Release Date: May 2016
Rating: ☆ ☆ ☆ ☆
Plot: Feyre is immortal.
After rescuing her lover Tamlin from a wicked Faerie Queen, she returns to the Spring Court possessing the powers of the High Fae. But Feyre cannot forget the terrible deeds she performed to save Tamlin’s people – nor the bargain she made with Rhysand, High Lord of the feared Night Court.
As Feyre is drawn ever deeper into Rhysand’s dark web of politics and passion, war is looming and an evil far greater than any queen threatens to destroy everything Feyre has fought for. She must confront her past, embrace her gifts and decide her fate.
She must surrender her heart to heal a world torn in two.
I have a lot of things to talk about.
A lot of things that I didn’t think I would be talking about when it came to A Court Of Mist And Fury.
For starters, I really enjoyed this book, so much more so than the first, A Court Of Thorns And Roses. Apparently, this is a consensus; ACOMAF is the better of the two, with strong characters, stronger plot, and web-weaving and glorious world building. The setting is beautifully written, and you’re thrust into the Night Court with stars in your eyes.
But, as I weeped and agreed with everyone that yes, this story is great, I came across the dreaded final quarter of the book.
These four stars is not the same as other four stars I’ve given, that have slowly crept or shone to that spot page after page. No, these fucking four stars are a demotion. I had planned to give this book five stars. I had planned to click on that button before I’d even finished. The relationships (before the awfulness) and the characters were just so well rounded and good.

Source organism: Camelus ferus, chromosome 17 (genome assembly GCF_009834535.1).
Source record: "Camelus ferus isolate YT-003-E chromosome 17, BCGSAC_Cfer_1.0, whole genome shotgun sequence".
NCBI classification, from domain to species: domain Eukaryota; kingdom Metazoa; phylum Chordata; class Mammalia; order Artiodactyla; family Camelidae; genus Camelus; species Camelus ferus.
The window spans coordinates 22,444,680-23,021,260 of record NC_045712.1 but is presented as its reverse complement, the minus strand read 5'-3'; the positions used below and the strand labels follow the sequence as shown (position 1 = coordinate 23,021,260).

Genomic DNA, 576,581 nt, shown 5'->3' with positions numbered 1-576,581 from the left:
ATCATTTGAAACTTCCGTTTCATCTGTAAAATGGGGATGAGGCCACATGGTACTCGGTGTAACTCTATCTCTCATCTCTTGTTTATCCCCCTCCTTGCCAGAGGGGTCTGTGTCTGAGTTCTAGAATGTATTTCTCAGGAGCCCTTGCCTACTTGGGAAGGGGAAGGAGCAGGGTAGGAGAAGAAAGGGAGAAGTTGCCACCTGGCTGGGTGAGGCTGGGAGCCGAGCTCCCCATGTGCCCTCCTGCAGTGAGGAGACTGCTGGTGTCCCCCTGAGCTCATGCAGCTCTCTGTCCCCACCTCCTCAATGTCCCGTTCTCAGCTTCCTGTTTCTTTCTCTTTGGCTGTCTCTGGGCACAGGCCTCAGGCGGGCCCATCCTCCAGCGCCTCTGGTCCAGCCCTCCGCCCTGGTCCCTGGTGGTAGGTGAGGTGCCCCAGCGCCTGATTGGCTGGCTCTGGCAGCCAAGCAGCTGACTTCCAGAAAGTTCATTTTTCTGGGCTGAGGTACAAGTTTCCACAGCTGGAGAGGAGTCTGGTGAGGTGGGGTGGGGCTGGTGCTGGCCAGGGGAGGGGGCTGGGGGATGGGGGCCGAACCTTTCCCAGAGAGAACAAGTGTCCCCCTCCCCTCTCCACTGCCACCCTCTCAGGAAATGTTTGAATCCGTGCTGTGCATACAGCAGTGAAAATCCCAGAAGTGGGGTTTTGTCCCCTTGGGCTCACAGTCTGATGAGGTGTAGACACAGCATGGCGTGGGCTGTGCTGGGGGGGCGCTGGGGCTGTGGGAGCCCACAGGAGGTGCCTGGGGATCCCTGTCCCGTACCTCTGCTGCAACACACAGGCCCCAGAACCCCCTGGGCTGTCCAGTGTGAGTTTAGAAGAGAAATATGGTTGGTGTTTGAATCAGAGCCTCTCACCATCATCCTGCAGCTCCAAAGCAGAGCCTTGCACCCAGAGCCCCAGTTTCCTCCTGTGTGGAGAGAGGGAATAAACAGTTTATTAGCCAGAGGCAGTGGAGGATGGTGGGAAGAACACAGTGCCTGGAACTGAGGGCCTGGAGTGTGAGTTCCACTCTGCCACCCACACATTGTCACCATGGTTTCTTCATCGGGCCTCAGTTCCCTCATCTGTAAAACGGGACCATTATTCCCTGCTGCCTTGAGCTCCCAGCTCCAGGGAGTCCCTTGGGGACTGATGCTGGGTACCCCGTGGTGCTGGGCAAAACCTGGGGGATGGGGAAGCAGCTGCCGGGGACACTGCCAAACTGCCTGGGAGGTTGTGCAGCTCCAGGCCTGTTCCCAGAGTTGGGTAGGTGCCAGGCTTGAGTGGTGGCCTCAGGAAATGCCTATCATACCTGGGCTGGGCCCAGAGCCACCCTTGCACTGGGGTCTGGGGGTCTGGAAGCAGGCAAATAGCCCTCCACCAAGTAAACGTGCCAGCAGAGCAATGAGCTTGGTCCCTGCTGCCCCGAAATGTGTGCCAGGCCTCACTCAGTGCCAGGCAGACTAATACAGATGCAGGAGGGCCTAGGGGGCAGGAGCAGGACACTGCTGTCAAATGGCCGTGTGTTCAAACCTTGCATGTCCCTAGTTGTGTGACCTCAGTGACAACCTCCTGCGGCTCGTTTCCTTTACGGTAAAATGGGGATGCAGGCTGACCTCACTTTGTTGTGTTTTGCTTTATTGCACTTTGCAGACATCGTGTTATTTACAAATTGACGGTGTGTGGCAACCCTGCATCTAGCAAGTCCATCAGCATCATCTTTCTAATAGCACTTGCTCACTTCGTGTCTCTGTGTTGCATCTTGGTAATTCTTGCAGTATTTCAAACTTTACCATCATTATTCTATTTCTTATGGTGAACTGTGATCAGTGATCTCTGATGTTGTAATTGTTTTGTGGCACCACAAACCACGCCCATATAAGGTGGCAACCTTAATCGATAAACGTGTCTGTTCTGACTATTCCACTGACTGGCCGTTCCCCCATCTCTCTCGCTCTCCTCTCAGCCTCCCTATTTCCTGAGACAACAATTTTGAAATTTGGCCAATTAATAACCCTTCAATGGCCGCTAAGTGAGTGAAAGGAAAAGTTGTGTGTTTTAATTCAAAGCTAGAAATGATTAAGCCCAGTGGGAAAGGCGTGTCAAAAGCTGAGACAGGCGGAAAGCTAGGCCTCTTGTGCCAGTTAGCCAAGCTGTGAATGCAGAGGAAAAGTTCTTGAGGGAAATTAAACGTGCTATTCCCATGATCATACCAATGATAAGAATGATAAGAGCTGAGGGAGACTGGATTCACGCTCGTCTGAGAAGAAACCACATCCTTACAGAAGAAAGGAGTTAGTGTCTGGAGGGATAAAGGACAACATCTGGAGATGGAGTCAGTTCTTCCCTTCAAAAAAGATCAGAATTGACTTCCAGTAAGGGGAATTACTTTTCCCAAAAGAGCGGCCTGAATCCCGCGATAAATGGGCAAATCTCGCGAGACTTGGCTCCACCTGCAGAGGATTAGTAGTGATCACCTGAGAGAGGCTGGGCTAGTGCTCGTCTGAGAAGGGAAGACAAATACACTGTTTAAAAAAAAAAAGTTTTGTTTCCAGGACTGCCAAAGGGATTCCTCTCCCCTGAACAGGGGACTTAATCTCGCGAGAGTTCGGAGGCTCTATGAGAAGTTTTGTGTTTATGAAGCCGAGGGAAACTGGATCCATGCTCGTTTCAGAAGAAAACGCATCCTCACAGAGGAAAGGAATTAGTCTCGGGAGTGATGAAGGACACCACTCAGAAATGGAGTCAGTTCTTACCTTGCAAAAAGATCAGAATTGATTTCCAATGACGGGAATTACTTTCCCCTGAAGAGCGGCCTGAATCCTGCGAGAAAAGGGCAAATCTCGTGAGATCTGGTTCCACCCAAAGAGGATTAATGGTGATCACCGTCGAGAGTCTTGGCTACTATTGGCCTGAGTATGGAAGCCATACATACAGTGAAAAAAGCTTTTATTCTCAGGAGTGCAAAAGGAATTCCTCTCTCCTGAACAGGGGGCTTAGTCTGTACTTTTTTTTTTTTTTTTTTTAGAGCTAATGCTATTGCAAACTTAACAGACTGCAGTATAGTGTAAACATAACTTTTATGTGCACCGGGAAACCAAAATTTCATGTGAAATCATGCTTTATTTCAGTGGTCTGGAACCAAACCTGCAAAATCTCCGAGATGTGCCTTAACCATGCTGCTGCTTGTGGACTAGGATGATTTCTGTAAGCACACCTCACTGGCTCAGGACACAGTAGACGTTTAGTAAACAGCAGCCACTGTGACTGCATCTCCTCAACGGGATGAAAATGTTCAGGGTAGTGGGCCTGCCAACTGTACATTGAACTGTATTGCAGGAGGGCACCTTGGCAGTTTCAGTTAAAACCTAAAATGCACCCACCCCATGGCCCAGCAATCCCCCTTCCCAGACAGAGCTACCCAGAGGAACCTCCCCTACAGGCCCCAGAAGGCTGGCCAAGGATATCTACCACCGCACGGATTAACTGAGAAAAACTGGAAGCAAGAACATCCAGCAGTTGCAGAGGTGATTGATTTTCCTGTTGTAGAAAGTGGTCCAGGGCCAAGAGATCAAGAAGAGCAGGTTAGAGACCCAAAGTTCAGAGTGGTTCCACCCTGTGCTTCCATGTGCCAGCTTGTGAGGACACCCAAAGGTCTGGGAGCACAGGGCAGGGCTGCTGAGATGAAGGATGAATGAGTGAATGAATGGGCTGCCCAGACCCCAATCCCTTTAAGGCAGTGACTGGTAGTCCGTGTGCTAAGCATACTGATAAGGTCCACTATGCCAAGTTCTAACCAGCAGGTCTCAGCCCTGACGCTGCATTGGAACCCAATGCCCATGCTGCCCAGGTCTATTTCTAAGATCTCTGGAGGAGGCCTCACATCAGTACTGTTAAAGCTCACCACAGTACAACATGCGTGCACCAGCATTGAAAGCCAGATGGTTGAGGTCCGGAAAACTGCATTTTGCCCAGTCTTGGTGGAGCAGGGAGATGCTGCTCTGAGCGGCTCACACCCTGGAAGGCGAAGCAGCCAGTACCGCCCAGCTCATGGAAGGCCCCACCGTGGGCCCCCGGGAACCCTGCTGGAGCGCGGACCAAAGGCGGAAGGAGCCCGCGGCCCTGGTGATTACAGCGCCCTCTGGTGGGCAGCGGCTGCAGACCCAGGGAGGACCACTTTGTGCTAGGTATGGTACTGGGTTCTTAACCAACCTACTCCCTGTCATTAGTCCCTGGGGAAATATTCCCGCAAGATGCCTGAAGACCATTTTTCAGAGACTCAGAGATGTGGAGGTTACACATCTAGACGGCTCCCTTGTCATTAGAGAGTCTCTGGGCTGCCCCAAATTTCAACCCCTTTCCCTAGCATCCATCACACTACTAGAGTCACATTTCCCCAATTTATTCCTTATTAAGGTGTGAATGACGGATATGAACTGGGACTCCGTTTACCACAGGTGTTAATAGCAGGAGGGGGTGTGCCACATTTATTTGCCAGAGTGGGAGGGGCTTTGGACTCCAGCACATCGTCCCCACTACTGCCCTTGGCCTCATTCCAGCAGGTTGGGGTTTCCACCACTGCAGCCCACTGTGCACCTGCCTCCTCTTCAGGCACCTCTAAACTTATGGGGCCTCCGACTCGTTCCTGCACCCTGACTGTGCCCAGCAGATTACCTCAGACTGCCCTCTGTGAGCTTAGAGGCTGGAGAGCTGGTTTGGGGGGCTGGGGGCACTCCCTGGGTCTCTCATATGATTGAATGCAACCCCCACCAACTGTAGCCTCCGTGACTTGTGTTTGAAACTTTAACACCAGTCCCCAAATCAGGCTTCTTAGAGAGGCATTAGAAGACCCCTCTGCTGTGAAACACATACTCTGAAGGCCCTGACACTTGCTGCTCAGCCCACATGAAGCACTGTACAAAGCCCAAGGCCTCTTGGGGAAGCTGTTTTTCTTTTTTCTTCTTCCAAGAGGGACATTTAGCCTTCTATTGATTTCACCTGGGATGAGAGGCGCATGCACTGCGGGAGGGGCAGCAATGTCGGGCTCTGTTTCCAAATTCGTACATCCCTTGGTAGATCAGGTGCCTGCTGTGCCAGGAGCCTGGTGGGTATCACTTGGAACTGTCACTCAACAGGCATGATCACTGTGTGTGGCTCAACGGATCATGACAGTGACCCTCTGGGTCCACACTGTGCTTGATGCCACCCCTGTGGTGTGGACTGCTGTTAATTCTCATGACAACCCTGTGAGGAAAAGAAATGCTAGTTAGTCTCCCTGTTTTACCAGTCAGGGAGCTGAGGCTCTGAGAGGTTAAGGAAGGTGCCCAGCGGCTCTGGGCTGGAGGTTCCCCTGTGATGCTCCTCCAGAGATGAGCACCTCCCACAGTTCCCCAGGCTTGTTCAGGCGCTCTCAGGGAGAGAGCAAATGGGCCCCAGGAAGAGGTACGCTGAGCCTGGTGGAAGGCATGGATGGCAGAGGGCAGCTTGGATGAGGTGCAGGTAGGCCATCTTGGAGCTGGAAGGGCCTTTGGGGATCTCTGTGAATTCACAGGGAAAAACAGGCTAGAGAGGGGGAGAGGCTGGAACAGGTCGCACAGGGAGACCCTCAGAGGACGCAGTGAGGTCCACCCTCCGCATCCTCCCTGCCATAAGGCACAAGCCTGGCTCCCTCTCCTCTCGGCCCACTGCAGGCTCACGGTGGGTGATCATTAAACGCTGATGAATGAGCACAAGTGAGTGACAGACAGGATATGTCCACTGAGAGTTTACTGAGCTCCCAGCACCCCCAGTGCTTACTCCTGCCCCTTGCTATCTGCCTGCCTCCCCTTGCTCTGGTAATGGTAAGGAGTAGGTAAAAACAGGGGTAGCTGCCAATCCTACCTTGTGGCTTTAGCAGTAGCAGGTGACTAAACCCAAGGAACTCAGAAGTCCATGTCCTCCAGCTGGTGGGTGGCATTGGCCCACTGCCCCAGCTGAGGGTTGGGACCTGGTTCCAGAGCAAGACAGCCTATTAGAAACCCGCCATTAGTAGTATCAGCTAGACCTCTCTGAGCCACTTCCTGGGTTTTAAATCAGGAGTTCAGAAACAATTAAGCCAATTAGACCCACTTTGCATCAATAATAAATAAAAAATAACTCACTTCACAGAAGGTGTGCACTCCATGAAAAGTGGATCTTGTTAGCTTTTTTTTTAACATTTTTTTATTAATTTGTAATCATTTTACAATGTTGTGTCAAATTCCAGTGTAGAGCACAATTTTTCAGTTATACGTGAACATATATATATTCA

But now, I’ve got to have a little chat about the portrayal of love in ACOMAF.
As we saw in ACOTAR, the portrayal of love was weird, abusive, and skewed. I’d been consistently told it gets better, it gets sorted, as if Sarah J. Maas had read back her work and gone “Shit, that’s a bit dodgy, better fix that.” And here we are, a very consensual, loving, and slow burning relationship.
But then, THEN, it’s like she said “Ah no, this seems very un-YA fantasy like, let’s throw in SOULMATES.” And this is where your non-spoilery section ends, friends.
To read spoilers below, simply highlight:
While I had seen Rhysand as this horrible, abusive character, he was finally redeeming himself. He brought out the best in Feyre, and we saw just how broken and damaged he was as well. How this wasn’t treated as an excuse, how Maas had crafted this relationship to eventually turn into something stronger. I accepted that, I rooted for that. But then, for no reason, Feyre and Rhysand become…mates?
*Que Jacob/Renesmee imprinting flashbacks*
I’m sorry, but why was that necessary? Why did their relationship have to become this everlasting, eternal and binding thing? Why couldn’t it have just grown and developed naturally like a healthy, adult relationship? Why are soulmates important to a story? Why can’t love just be enough?
And then it got worse. Because then there was the dance of ‘Everybody pair together!’
WHY. Why does every male and female in a story have to be paired together? Why is it important that no single person gets to stay single? They are not miserable or alone. I’ve written blog posts on the importance of platonic relationships, on the importance of queer relationships, but I’ve got this itching feeling to write about this strange and boring trope of pairing heterosexual ‘soulmates’ together.
I genuinely enjoyed the majority of this book, and I’ll be delighted once the next book comes out. But it’s still riddled with many aspects of a Sarah J. Maas book that is slowly putting me off Throne of Glass, and any book that sounds similar.